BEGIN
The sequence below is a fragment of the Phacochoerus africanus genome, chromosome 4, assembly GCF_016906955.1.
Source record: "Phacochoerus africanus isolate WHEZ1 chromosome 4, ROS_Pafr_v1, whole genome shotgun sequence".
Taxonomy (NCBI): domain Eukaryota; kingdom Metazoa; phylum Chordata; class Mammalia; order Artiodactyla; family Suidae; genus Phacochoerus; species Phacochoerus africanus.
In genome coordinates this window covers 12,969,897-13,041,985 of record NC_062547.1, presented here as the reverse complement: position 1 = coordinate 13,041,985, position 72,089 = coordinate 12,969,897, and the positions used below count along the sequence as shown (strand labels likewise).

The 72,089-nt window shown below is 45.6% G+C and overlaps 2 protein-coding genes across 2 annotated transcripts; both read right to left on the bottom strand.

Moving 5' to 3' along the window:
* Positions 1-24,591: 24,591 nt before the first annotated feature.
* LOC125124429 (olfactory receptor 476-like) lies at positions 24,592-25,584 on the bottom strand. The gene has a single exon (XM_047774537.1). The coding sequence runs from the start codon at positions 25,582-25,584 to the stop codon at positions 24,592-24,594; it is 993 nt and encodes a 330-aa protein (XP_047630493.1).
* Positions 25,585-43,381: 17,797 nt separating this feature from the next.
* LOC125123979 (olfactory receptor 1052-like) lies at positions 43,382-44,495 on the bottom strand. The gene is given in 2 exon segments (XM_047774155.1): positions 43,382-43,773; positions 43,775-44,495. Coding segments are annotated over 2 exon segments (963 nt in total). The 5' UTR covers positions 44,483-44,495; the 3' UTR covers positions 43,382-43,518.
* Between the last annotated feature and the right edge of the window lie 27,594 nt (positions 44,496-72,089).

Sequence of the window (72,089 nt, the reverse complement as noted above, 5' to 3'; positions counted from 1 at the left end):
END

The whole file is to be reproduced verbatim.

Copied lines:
The sequence below is a fragment of the Phacochoerus africanus genome, chromosome 4, assembly GCF_016906955.1.
Source record: "Phacochoerus africanus isolate WHEZ1 chromosome 4, ROS_Pafr_v1, whole genome shotgun sequence".
Taxonomy (NCBI): domain Eukaryota; kingdom Metazoa; phylum Chordata; class Mammalia; order Artiodactyla; family Suidae; genus Phacochoerus; species Phacochoerus africanus.
In genome coordinates this window covers 12,969,897-13,041,985 of record NC_062547.1, presented here as the reverse complement: position 1 = coordinate 13,041,985, position 72,089 = coordinate 12,969,897, and the positions used below count along the sequence as shown (strand labels likewise).

The 72,089-nt window shown below is 45.6% G+C and overlaps 2 protein-coding genes across 2 annotated transcripts; both read right to left on the bottom strand.

Moving 5' to 3' along the window:
* Positions 1-24,591: 24,591 nt before the first annotated feature.
* LOC125124429 (olfactory receptor 476-like) lies at positions 24,592-25,584 on the bottom strand. The gene has a single exon (XM_047774537.1). The coding sequence runs from the start codon at positions 25,582-25,584 to the stop codon at positions 24,592-24,594; it is 993 nt and encodes a 330-aa protein (XP_047630493.1).
* Positions 25,585-43,381: 17,797 nt separating this feature from the next.
* LOC125123979 (olfactory receptor 1052-like) lies at positions 43,382-44,495 on the bottom strand. The gene is given in 2 exon segments (XM_047774155.1): positions 43,382-43,773; positions 43,775-44,495. Coding segments are annotated over 2 exon segments (963 nt in total). The 5' UTR covers positions 44,483-44,495; the 3' UTR covers positions 43,382-43,518.
* Between the last annotated feature and the right edge of the window lie 27,594 nt (positions 44,496-72,089).

Sequence of the window (72,089 nt, the reverse complement as noted above, 5' to 3'; positions counted from 1 at the left end):